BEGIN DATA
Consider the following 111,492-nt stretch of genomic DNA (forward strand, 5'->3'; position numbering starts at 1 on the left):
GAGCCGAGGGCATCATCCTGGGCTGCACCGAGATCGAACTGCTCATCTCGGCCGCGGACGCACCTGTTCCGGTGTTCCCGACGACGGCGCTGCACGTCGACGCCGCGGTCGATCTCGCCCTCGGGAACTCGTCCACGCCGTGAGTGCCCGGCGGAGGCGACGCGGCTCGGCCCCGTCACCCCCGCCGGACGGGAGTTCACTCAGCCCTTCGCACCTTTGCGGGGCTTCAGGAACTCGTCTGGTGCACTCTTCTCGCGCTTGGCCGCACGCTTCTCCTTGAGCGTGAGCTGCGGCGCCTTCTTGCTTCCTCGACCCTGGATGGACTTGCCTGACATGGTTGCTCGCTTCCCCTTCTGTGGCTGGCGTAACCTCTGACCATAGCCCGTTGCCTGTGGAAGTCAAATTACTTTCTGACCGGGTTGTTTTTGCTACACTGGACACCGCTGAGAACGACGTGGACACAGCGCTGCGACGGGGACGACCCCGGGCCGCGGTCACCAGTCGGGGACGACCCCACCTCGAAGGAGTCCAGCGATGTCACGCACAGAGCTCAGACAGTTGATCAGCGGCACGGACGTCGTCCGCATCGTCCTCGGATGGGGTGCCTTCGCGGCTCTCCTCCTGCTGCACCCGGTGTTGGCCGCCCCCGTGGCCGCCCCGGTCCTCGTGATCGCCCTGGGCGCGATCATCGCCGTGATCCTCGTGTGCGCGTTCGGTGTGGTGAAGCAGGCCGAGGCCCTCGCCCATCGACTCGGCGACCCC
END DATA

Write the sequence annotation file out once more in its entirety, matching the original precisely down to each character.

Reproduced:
Consider the following 111,492-nt stretch of genomic DNA (forward strand, 5'->3'; position numbering starts at 1 on the left):
GAGCCGAGGGCATCATCCTGGGCTGCACCGAGATCGAACTGCTCATCTCGGCCGCGGACGCACCTGTTCCGGTGTTCCCGACGACGGCGCTGCACGTCGACGCCGCGGTCGATCTCGCCCTCGGGAACTCGTCCACGCCGTGAGTGCCCGGCGGAGGCGACGCGGCTCGGCCCCGTCACCCCCGCCGGACGGGAGTTCACTCAGCCCTTCGCACCTTTGCGGGGCTTCAGGAACTCGTCTGGTGCACTCTTCTCGCGCTTGGCCGCACGCTTCTCCTTGAGCGTGAGCTGCGGCGCCTTCTTGCTTCCTCGACCCTGGATGGACTTGCCTGACATGGTTGCTCGCTTCCCCTTCTGTGGCTGGCGTAACCTCTGACCATAGCCCGTTGCCTGTGGAAGTCAAATTACTTTCTGACCGGGTTGTTTTTGCTACACTGGACACCGCTGAGAACGACGTGGACACAGCGCTGCGACGGGGACGACCCCGGGCCGCGGTCACCAGTCGGGGACGACCCCACCTCGAAGGAGTCCAGCGATGTCACGCACAGAGCTCAGACAGTTGATCAGCGGCACGGACGTCGTCCGCATCGTCCTCGGATGGGGTGCCTTCGCGGCTCTCCTCCTGCTGCACCCGGTGTTGGCCGCCCCCGTGGCCGCCCCGGTCCTCGTGATCGCCCTGGGCGCGATCATCGCCGTGATCCTCGTGTGCGCGTTCGGTGTGGTGAAGCAGGCCGAGGCCCTCGCCCATCGACTCGGCGACCCC